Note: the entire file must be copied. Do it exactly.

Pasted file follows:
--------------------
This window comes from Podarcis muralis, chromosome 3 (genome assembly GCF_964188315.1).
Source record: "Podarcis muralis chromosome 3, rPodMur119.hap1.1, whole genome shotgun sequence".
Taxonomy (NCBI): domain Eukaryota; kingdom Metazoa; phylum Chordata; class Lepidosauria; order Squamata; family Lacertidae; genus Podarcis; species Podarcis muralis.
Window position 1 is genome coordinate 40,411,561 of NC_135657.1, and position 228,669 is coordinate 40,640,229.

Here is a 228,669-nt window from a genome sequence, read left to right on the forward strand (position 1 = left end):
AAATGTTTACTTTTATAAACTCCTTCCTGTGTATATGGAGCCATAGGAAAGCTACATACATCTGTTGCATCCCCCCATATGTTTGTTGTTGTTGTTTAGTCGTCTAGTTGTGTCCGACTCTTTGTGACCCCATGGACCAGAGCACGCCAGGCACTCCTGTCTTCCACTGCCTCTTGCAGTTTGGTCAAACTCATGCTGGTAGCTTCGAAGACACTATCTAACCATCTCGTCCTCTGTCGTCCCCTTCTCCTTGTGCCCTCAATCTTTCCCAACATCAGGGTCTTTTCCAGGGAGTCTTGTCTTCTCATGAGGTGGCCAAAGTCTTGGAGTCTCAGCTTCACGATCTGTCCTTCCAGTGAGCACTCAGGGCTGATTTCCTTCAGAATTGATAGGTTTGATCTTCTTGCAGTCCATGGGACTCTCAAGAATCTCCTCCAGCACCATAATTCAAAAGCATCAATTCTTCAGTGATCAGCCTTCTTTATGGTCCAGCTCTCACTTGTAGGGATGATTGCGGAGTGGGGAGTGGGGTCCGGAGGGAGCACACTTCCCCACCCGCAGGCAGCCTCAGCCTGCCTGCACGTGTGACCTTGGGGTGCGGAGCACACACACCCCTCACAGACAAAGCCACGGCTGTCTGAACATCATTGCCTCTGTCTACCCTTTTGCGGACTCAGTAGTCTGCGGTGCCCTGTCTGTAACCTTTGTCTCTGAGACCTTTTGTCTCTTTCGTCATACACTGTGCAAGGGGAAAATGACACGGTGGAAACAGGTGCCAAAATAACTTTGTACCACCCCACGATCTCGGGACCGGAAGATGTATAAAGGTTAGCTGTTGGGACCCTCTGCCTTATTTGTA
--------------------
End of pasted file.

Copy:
This window comes from Podarcis muralis, chromosome 3 (genome assembly GCF_964188315.1).
Source record: "Podarcis muralis chromosome 3, rPodMur119.hap1.1, whole genome shotgun sequence".
Taxonomy (NCBI): domain Eukaryota; kingdom Metazoa; phylum Chordata; class Lepidosauria; order Squamata; family Lacertidae; genus Podarcis; species Podarcis muralis.
Window position 1 is genome coordinate 40,411,561 of NC_135657.1, and position 228,669 is coordinate 40,640,229.

Here is a 228,669-nt window from a genome sequence, read left to right on the forward strand (position 1 = left end):
AAATGTTTACTTTTATAAACTCCTTCCTGTGTATATGGAGCCATAGGAAAGCTACATACATCTGTTGCATCCCCCCATATGTTTGTTGTTGTTGTTTAGTCGTCTAGTTGTGTCCGACTCTTTGTGACCCCATGGACCAGAGCACGCCAGGCACTCCTGTCTTCCACTGCCTCTTGCAGTTTGGTCAAACTCATGCTGGTAGCTTCGAAGACACTATCTAACCATCTCGTCCTCTGTCGTCCCCTTCTCCTTGTGCCCTCAATCTTTCCCAACATCAGGGTCTTTTCCAGGGAGTCTTGTCTTCTCATGAGGTGGCCAAAGTCTTGGAGTCTCAGCTTCACGATCTGTCCTTCCAGTGAGCACTCAGGGCTGATTTCCTTCAGAATTGATAGGTTTGATCTTCTTGCAGTCCATGGGACTCTCAAGAATCTCCTCCAGCACCATAATTCAAAAGCATCAATTCTTCAGTGATCAGCCTTCTTTATGGTCCAGCTCTCACTTGTAGGGATGATTGCGGAGTGGGGAGTGGGGTCCGGAGGGAGCACACTTCCCCACCCGCAGGCAGCCTCAGCCTGCCTGCACGTGTGACCTTGGGGTGCGGAGCACACACACCCCTCACAGACAAAGCCACGGCTGTCTGAACATCATTGCCTCTGTCTACCCTTTTGCGGACTCAGTAGTCTGCGGTGCCCTGTCTGTAACCTTTGTCTCTGAGACCTTTTGTCTCTTTCGTCATACACTGTGCAAGGGGAAAATGACACGGTGGAAACAGGTGCCAAAATAACTTTGTACCACCCCACGATCTCGGGACCGGAAGATGTATAAAGGTTAGCTGTTGGGACCCTCTGCCTTATTTGTA